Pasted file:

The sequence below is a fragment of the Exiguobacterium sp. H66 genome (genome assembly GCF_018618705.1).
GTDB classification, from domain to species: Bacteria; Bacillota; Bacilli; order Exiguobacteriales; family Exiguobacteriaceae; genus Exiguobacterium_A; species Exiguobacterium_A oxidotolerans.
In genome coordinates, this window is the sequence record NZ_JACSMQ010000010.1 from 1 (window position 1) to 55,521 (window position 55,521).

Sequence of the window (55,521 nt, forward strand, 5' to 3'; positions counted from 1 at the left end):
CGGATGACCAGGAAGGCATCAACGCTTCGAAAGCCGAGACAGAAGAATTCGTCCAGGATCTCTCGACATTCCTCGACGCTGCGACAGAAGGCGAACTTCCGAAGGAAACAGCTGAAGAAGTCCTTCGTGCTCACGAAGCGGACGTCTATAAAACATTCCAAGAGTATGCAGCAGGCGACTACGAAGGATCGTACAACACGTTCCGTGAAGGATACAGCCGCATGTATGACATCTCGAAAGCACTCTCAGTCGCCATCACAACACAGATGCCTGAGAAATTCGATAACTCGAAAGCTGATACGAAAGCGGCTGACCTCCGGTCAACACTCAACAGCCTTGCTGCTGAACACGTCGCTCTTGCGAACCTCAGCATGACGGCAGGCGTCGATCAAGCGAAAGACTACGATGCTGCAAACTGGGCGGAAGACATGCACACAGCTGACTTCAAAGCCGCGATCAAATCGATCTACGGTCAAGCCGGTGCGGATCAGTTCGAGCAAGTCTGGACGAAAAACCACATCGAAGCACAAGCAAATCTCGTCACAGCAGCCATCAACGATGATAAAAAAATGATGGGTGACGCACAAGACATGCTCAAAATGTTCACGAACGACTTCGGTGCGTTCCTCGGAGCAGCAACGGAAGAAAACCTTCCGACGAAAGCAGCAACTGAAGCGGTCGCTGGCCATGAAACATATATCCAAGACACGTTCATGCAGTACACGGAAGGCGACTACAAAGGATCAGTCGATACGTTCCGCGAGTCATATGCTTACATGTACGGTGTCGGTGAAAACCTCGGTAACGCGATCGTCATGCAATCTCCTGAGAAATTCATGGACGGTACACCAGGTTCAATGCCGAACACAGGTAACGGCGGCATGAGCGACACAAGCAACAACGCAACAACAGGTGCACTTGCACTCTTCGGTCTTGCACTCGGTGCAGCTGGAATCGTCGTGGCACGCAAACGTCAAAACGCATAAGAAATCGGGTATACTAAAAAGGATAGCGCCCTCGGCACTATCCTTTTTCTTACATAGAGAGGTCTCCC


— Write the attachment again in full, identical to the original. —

The sequence below is a fragment of the Exiguobacterium sp. H66 genome (genome assembly GCF_018618705.1).
GTDB classification, from domain to species: Bacteria; Bacillota; Bacilli; order Exiguobacteriales; family Exiguobacteriaceae; genus Exiguobacterium_A; species Exiguobacterium_A oxidotolerans.
In genome coordinates, this window is the sequence record NZ_JACSMQ010000010.1 from 1 (window position 1) to 55,521 (window position 55,521).

Sequence of the window (55,521 nt, forward strand, 5' to 3'; positions counted from 1 at the left end):
CGGATGACCAGGAAGGCATCAACGCTTCGAAAGCCGAGACAGAAGAATTCGTCCAGGATCTCTCGACATTCCTCGACGCTGCGACAGAAGGCGAACTTCCGAAGGAAACAGCTGAAGAAGTCCTTCGTGCTCACGAAGCGGACGTCTATAAAACATTCCAAGAGTATGCAGCAGGCGACTACGAAGGATCGTACAACACGTTCCGTGAAGGATACAGCCGCATGTATGACATCTCGAAAGCACTCTCAGTCGCCATCACAACACAGATGCCTGAGAAATTCGATAACTCGAAAGCTGATACGAAAGCGGCTGACCTCCGGTCAACACTCAACAGCCTTGCTGCTGAACACGTCGCTCTTGCGAACCTCAGCATGACGGCAGGCGTCGATCAAGCGAAAGACTACGATGCTGCAAACTGGGCGGAAGACATGCACACAGCTGACTTCAAAGCCGCGATCAAATCGATCTACGGTCAAGCCGGTGCGGATCAGTTCGAGCAAGTCTGGACGAAAAACCACATCGAAGCACAAGCAAATCTCGTCACAGCAGCCATCAACGATGATAAAAAAATGATGGGTGACGCACAAGACATGCTCAAAATGTTCACGAACGACTTCGGTGCGTTCCTCGGAGCAGCAACGGAAGAAAACCTTCCGACGAAAGCAGCAACTGAAGCGGTCGCTGGCCATGAAACATATATCCAAGACACGTTCATGCAGTACACGGAAGGCGACTACAAAGGATCAGTCGATACGTTCCGCGAGTCATATGCTTACATGTACGGTGTCGGTGAAAACCTCGGTAACGCGATCGTCATGCAATCTCCTGAGAAATTCATGGACGGTACACCAGGTTCAATGCCGAACACAGGTAACGGCGGCATGAGCGACACAAGCAACAACGCAACAACAGGTGCACTTGCACTCTTCGGTCTTGCACTCGGTGCAGCTGGAATCGTCGTGGCACGCAAACGTCAAAACGCATAAGAAATCGGGTATACTAAAAAGGATAGCGCCCTCGGCACTATCCTTTTTCTTACATAGAGAGGTCTCCC